With a deep appreciation of the cosmos, David is inspired by the night sky as well as appreciating it as a means to escape life’s hectic pace. Harber’s keen interest in astronomy and the stars allows him to bring celestial mechanics to life, capturing the passage of time and space

It was a serendipitous event for David to find, a few years ago, that he was a direct descendant of the Elizabethan mathematician and scientific instrument maker John Blagrave, and that this historic figure lived most of his life some twenty miles from Harber’s workshop in Oxfordshire


It’s not the purpose of art to define itself, but to evoke thought—which for me Harber’s work does.  Just a few nights prior to my visit to Kona Grill, my wife and I were in our hot tub looking up at the stars as the moon wasn’t yet up over the horizon and again I was working out the sheer majesty of my literary project—the scope of which involved that “Dark Planet” hidden out there coming back toward us between Mars and Jupiter which I could see clearly above my head.  I couldn’t help but think of the cataclysmic consequences of that occurrence.  The tides on earth would become very violent, probably flooding the entire world with the awesome gravity pull of such a cosmic event, in much the way that the moon makes our tides on earth roll in and out. A planet the size of Neptune suddenly arriving so close to earth would have a major impact depending on the nature of the elliptical orbits.  For me, the Harber “Dark Planet” sculpture represents the hidden monstrosity and fact of life looming large, unseen in the night sky—until it’s too late.

But with destruction also comes rebirth and such things aren’t necessarily bad unless you are madly in love with the way things are.  We live in a world of constant change, yet that which is immortal in us all steps beyond such concerns of trees, oceans, and flowers.  Earth will be destroyed probably many times over as that “Dark Planet” roars throughout solar system constantly wiping the slate clean for us to continuously reemerge as a civilization time and time again.  It’s not the rocks and bones we take with us, it’s the ideas we generate through our lives and the impact that has on the cosmos.  We are not meant to sit forever looking up at the stars waiting for them to pass judgment on us.  We are meant to go into those heavens and to conquer them into our own imaginative impulses and to ride that “Dark Planet” the way a cowboy rides a bucking bull.  We are meant to make the universe into our own image. Thus spoke Cliffhanger.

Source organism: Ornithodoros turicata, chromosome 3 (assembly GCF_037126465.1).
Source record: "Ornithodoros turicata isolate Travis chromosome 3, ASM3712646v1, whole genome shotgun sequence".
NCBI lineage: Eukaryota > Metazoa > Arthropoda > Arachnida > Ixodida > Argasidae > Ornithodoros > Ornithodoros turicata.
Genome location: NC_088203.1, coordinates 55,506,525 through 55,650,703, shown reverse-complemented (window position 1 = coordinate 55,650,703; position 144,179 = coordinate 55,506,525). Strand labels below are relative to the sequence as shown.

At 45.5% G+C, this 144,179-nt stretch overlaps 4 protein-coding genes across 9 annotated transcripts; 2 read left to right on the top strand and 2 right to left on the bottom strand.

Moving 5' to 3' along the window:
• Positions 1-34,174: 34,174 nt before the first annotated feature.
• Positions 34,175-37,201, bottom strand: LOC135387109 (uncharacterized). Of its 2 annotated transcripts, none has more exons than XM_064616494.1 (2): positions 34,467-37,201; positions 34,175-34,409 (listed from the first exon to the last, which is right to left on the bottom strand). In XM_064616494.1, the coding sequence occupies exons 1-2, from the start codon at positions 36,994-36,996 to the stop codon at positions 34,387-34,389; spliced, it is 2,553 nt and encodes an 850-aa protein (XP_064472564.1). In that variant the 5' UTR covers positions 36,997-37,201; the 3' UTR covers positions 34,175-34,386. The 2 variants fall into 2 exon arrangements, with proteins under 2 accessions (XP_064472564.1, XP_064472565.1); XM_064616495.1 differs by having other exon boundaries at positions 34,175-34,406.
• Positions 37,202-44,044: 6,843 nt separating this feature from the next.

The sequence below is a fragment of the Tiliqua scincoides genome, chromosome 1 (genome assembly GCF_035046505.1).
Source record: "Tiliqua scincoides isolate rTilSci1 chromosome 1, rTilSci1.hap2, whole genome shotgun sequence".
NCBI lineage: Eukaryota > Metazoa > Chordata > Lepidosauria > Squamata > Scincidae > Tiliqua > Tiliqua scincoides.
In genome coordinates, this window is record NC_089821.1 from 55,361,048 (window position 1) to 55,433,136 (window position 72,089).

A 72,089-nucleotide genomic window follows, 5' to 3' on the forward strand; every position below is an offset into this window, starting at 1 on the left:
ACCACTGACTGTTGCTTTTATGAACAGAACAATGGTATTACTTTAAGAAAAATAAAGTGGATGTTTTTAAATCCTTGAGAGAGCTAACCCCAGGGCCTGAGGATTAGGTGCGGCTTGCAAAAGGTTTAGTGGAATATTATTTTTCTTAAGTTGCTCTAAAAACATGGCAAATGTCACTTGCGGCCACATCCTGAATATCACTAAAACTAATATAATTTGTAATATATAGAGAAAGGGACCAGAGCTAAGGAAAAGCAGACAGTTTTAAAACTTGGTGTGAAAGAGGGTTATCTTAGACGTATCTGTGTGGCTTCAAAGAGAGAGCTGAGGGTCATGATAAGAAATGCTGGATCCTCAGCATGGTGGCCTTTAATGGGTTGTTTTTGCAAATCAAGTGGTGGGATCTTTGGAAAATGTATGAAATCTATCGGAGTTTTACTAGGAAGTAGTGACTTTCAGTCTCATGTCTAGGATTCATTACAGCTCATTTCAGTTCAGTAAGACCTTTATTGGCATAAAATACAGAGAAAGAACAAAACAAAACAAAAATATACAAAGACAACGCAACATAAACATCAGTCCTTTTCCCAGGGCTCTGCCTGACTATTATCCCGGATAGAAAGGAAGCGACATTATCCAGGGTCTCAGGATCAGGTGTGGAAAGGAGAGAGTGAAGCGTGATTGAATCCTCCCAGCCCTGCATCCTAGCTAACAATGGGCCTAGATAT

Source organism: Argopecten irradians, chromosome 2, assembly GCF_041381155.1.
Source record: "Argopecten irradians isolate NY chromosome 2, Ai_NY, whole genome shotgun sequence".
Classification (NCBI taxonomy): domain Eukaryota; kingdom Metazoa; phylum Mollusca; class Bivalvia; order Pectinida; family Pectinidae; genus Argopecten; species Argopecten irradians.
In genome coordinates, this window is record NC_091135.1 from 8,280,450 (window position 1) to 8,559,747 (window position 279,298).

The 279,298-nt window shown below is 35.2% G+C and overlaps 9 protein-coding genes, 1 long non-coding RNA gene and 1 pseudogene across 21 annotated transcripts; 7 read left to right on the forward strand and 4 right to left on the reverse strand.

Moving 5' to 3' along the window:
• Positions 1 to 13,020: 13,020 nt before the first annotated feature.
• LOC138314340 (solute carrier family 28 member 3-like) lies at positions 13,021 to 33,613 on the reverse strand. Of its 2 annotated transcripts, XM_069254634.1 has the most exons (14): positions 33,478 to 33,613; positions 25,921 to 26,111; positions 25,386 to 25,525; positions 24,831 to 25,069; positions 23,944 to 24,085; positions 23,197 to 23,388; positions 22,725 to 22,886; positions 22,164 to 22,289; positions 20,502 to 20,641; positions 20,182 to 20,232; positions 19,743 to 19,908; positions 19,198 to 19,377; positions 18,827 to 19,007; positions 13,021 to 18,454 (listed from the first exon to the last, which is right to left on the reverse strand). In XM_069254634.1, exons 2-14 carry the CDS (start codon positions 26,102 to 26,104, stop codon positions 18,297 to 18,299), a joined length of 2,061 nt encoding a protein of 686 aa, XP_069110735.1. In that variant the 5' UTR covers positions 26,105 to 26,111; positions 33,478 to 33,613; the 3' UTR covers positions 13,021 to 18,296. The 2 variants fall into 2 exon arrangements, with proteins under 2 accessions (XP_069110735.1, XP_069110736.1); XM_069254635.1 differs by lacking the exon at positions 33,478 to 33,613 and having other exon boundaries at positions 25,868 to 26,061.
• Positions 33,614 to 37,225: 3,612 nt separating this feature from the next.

If you have not stopped by Liberty Center to appreciate the work of David Harber—you should. The “Dark Planet” is obviously my favorite.  But a very close second is his “Torus” which is like a wormhole through time and space.  It sits right outside of the Kona Grill in front of the Cinebistro movie theater and is worth a visit by itself.

Rich “Cliffhanger” Hoffman